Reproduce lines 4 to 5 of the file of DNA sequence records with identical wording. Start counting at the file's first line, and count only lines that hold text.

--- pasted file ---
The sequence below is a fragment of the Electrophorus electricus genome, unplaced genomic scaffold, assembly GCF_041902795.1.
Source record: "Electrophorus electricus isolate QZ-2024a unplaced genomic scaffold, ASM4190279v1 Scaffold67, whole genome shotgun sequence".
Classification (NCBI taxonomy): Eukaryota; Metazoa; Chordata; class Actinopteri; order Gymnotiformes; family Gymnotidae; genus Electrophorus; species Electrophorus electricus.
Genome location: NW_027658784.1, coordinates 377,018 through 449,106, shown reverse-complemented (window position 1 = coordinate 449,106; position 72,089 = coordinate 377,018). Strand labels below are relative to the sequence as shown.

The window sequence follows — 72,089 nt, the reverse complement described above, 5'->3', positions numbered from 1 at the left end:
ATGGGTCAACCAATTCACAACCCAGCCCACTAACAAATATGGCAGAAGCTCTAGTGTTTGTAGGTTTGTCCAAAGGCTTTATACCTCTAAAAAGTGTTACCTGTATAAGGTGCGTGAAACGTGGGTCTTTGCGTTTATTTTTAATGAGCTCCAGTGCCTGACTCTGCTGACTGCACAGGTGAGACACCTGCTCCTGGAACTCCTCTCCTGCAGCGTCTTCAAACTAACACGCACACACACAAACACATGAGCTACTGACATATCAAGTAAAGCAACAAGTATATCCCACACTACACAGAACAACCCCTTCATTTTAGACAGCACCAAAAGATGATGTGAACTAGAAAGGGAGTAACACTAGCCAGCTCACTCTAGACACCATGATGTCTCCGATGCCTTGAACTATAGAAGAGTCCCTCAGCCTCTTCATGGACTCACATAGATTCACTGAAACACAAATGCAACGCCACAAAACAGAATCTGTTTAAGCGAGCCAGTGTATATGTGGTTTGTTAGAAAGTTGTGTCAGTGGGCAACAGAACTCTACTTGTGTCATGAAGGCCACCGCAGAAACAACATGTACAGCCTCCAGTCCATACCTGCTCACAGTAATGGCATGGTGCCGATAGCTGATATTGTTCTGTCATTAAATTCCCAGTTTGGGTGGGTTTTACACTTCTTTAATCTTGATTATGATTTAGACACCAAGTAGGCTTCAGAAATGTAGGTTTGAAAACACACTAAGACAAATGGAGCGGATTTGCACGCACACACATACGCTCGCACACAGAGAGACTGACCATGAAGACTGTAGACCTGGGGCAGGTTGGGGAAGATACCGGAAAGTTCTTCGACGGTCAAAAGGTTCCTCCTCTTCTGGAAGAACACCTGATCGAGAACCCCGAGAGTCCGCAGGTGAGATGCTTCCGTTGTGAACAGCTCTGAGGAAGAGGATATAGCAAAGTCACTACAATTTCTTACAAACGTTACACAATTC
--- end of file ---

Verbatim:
Genome location: NW_027658784.1, coordinates 377,018 through 449,106, shown reverse-complemented (window position 1 = coordinate 449,106; position 72,089 = coordinate 377,018). Strand labels below are relative to the sequence as shown.

The window sequence follows — 72,089 nt, the reverse complement described above, 5'->3', positions numbered from 1 at the left end: